Paul Cummins Threatened Over Links of Poppy Installation to War Charities

Heziel Pitogo
 
 
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Tower of London Poppies with Paul Cummins

Paul Cummins, the artist behind the breathtaking poppy installation at the Tower of London last year, reportedly has been the receiving of death threats because of the project’s connections to war charities.

Paul Cummins revealed that he has been swarmed with threats against his life via letters, the phone and even in his email recently. He said that these threats came from people who were angry that the beneficiaries of the Tower of London poppy installation were charities of the armed services, the Mirror reports.

The artist, who was awarded an MBE along with Tom Piper who designed the project, added that he has already informed the police about the threats and that the authorities are investigating them.

According to Paul Cummins, the individuals who sent the death threats may have been compelled to do so as they felt the money the Blood Swept Lands and Seas of Red project pooled were given to charities that, in some ways, had involvements with war.

Accordingly, the Tower of London poppies were sold of for a total of £10 million after the whole installation was removed and the charities that benefited from the project included Combat Stress, Help for Heroes and the Royal British Legion.

The Tower of London poppies became a popular spot while it was being installed on the Tower of London moat as part of the celebration of the centenary of the outbreak of the Great War. The Royal family and British Prime Minister were among VIPs who visited it last year.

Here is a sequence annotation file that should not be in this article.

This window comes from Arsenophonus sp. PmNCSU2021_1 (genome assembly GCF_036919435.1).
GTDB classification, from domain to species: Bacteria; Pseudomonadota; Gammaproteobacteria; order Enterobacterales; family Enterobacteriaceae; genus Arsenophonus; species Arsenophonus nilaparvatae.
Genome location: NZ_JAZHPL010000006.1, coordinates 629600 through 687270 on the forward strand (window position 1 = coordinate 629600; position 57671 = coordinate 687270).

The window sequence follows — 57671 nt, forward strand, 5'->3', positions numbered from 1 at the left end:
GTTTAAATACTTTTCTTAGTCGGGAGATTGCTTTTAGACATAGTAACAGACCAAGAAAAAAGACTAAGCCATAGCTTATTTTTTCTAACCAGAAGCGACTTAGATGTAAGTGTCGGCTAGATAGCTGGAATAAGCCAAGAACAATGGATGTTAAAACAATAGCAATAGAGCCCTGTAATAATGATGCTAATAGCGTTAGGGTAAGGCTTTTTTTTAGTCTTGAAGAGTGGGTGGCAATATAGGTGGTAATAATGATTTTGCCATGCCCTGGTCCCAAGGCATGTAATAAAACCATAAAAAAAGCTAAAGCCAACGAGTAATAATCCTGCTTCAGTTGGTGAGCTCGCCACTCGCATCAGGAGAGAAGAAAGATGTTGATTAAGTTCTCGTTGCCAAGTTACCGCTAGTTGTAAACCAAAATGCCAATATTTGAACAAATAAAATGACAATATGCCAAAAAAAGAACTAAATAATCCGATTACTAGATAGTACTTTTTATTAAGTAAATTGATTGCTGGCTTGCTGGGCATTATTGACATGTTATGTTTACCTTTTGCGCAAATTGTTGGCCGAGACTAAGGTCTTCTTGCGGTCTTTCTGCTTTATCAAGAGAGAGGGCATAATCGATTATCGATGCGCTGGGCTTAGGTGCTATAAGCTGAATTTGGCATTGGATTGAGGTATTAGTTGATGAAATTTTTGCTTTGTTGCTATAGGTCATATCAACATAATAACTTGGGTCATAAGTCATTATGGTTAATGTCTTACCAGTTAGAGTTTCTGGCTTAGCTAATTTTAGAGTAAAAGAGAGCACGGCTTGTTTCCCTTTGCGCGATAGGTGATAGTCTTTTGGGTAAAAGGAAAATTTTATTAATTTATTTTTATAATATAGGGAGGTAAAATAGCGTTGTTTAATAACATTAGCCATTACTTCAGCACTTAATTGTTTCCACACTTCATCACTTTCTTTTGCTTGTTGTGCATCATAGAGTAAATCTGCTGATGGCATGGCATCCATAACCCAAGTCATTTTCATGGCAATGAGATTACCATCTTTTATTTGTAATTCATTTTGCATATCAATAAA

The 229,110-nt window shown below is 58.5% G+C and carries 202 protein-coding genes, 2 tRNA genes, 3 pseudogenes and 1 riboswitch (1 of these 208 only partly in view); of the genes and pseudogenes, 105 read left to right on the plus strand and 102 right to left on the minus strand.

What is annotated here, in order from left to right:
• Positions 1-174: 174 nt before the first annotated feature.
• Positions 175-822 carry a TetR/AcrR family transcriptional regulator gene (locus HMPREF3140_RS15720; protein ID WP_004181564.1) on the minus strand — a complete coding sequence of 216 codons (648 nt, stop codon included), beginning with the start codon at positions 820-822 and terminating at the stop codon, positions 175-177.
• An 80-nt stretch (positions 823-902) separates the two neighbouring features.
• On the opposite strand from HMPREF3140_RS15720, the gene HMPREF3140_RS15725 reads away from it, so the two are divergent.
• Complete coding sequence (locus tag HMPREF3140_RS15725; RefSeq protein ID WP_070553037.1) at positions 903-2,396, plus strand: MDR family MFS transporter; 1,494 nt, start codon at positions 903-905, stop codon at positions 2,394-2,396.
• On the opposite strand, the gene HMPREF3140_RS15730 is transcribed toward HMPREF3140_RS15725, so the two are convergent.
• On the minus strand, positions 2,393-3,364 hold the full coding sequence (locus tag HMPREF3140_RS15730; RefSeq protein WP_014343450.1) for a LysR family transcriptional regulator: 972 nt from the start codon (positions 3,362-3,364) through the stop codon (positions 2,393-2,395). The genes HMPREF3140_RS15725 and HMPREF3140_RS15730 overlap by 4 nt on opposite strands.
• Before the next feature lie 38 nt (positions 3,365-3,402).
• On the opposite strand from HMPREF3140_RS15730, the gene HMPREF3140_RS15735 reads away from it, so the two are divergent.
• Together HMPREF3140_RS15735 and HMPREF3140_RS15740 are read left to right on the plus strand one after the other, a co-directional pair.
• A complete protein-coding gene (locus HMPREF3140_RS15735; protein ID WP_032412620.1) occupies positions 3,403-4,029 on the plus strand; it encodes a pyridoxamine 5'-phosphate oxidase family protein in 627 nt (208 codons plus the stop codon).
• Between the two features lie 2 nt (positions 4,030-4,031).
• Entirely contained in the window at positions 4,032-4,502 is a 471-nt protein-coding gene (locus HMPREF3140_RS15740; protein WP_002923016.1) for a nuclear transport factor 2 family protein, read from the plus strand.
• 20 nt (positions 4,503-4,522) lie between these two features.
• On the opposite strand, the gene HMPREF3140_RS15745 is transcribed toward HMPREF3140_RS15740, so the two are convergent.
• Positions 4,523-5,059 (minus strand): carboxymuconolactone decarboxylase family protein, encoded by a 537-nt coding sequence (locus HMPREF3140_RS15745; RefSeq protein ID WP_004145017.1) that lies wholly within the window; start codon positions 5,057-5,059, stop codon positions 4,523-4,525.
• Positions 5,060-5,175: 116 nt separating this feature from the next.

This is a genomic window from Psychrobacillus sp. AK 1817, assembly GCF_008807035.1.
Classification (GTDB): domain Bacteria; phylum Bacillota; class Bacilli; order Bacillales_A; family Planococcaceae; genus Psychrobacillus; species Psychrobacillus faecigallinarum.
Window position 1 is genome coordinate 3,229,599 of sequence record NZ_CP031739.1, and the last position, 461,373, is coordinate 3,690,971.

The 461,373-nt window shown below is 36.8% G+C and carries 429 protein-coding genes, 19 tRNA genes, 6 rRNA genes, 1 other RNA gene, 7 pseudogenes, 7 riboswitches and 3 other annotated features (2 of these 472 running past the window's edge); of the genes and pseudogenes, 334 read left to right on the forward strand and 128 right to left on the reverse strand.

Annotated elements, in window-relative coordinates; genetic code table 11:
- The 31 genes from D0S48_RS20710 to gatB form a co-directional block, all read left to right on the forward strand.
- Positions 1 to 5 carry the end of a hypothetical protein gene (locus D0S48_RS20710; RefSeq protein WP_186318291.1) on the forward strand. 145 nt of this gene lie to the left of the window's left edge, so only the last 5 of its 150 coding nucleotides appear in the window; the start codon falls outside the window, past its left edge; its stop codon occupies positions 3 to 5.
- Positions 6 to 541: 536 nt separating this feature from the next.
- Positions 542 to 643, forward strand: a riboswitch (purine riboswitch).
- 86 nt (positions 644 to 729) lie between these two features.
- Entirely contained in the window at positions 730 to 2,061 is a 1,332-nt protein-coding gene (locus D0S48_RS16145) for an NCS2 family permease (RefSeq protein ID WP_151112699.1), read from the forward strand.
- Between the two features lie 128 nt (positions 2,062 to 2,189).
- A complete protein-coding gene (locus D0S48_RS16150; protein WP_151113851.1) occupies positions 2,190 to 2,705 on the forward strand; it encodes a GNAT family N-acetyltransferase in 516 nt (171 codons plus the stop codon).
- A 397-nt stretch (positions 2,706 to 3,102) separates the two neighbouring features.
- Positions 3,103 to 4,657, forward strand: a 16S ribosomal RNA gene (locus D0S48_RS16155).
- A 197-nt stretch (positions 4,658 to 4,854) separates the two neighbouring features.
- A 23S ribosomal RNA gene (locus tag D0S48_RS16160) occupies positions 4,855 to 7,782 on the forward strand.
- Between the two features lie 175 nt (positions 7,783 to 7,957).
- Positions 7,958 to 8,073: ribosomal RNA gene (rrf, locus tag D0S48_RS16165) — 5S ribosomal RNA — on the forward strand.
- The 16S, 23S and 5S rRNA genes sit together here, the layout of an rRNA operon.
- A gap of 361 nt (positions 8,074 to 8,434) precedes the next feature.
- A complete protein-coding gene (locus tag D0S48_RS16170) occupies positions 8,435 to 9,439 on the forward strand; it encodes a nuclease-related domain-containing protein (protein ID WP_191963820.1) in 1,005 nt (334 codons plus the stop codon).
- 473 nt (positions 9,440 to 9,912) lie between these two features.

The Queen, speaking about her visit to the installation in her Christmas message, stated that “The only possible reaction to walking among them was silence.”

The Queen Visits Paul Cummins Installation

The exhibit made by Paul Cummins and his team became so popular that there was even a campaign launched to extend it. However, the poppies were removed from the Tower of London moat as scheduled which was after the commemoration of the Armistice, November 11.

Despite the death threats he received, life goes on for Paul Cummins as a ceramic artist. He said that after the poppy installation, he’s had other ceramic projects offers which include one in Britain, one in Europe and another in “a distant part of the world”.

 
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